Thursday, December 17. 2015
Paranoid Steganography (c) Brendan Howell
Following the Paris terrorist attacks on 13th November, the French, American and British governments have been quick to take the offensive again against enciphered communications.
The intelligence hawks across the Atlantic have promptly used the debate to claim a better government access to encrypted communications. Former CIA Director James Woolsey, has taken advantage of the situation to settle his score with Edward Snowden, stating that the whistle-blower had “blood on his hands”.
Printing cylinder, invented end of 18th century
Indeed, we have witnessed a resurgence in the popularity of enciphering since Edward Snowden’s revelations on the indiscriminate mass surveillance operated by NSA. In order to protect their civil freedom and ridiculed private life, citizens have started using enciphering more in everyday conversations. At the same time, the web giants were accused of sharing their data with the secret services and decided to strengthen the security levels of their products to try to improve their image in the eyes of clients. In September, Apple and Google, whose operating systems are used on 96% of smartphones, reprogrammed their software to include the enciphering of the whole disk, preventing themselves from having access to the conversations which are on the computers, tablets, phones and software they produce. Many popular services have also incorporated enciphering by default, such as the instant messaging service WhatsApp (owned by Facebook) and its rival Telegram, which has been accused of being “terrorists’ favourite application”. Its founder, Pavel Dourov, believes enciphering is “the scapegoat concealing the defeats of mass surveillance”, which however did not stop Telegram from closing dozens of official or presumed Islamic State Group accounts.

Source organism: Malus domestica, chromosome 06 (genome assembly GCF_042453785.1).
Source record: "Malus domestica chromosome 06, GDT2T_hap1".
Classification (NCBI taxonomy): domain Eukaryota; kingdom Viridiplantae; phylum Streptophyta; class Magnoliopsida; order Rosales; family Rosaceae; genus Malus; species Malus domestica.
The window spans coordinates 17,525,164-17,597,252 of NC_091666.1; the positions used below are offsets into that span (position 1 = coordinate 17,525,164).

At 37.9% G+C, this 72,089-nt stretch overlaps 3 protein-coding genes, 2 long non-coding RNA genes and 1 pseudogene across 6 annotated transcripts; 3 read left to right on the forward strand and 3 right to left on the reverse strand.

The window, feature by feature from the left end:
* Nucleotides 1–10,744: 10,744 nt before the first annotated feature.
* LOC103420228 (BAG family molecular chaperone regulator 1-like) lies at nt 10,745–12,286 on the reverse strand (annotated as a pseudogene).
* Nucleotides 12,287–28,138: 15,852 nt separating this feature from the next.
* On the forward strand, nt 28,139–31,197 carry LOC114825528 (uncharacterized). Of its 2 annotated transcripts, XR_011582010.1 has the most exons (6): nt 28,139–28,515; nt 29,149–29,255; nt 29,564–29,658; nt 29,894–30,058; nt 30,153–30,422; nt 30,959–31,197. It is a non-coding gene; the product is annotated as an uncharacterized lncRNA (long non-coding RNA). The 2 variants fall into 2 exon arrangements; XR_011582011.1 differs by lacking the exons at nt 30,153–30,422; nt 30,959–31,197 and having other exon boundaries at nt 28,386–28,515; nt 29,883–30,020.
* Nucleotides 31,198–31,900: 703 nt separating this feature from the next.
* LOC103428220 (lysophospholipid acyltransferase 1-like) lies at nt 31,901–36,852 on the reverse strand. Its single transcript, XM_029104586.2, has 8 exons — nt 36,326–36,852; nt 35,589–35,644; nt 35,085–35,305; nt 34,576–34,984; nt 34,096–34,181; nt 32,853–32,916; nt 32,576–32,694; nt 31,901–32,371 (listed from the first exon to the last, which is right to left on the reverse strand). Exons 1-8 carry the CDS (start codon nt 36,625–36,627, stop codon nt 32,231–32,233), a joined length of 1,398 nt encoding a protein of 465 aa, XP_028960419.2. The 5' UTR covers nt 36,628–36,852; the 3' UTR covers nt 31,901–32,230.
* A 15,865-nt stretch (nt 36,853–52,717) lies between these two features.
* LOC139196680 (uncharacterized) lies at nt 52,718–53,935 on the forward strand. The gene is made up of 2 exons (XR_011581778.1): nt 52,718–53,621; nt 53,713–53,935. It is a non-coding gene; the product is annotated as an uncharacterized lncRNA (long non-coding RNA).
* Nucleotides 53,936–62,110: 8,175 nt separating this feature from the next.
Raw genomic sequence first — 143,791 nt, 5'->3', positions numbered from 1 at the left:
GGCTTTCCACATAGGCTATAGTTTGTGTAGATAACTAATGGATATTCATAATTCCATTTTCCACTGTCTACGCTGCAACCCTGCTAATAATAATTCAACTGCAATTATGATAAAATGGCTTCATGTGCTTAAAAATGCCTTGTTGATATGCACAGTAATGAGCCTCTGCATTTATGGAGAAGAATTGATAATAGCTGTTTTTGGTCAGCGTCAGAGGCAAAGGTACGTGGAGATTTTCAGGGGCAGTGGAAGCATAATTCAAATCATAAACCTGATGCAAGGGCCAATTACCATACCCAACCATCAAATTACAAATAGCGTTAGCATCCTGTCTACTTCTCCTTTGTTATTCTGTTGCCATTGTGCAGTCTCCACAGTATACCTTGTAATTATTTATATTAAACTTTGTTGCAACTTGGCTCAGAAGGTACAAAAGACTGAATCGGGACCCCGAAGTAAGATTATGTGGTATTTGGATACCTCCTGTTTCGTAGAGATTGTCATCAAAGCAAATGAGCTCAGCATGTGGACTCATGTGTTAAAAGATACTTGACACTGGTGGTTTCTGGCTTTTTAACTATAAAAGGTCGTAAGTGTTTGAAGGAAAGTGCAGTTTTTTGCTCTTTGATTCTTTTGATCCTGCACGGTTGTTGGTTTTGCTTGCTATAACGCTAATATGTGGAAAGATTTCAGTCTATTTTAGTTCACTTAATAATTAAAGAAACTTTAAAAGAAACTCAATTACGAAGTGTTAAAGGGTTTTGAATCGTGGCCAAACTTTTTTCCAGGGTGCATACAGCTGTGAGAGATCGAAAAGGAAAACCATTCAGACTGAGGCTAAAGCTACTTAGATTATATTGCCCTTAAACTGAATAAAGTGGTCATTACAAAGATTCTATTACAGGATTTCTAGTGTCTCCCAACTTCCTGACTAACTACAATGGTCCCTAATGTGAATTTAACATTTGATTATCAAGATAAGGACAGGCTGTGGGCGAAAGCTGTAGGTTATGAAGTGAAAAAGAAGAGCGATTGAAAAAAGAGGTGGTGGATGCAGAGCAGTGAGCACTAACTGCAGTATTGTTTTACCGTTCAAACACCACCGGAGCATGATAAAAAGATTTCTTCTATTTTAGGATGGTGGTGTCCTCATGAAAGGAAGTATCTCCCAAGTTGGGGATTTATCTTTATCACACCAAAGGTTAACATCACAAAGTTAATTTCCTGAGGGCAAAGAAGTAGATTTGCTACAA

Although it seems obvious that terrorists did not start protecting their conversations only following Snowden’s revelations, the preliminary results of the investigation show that the Paris terrorists did not use cryptography but coordinated their movements through text messages, which is one of the most easily monitorable types of digital communication. Apparently it was a non-enciphered and unlocked phone that led French authorities to an apartment in Saint Denis. Besides, as The Intercept have pointed out, most of the attackers were already known to intelligence services. The investigatory magazine believes focusing on targeted surveillance of known suspects is better than applying trawl net surveillance to all citizens ̶ which, for the time being, has not proved efficient and is riddled with legal and ethical issues.
The debate on the enciphering of conversations proves how difficult it is to find the right balance between security and privacy. While the metadata gathering programme ceased on 29th November under the Freedom Act, intelligence services try to make the debate swing in their favour using the Paris attacks as an argument. Such issues were already at the core of the ‘crypto-wars’, which started in 1993 with the internet boom and the wish of the secret services to limit the chances of hiding away online.
But a group of Californian Libertarians, known as ‘cypherpunks’ started developing advanced enciphering techniques meant for all users to help preserve the net from State interferences (Julian Assange, who founded Wikileaks in 2006, became a member in 1995). Also around this time, in 1991, Phil Zimmerman programmed a powerful tool named PGP (Pretty Good Privacy), a secure type of messaging software developed following Zimmerman’s concerns over what he saw as a disproportionate intrusion of law into citizens’ privacy. By freely distributing his software, he had strongly provoked the American government. Its use was not liberalised until Clinton’s mandate and the development of e-commerce (which requires cryptography to ensure the security and confidentiality of data circulating on the net, particularly for financial transactions). Around 2005, the defenders of making cryptography accessible to everyone thought they had the upper hand. However, such vantage was then shaken up by Snowden’s revelations on the range of NSA’s surveillance programmes and by the recent attacks in Paris, which reignite the crypto wars.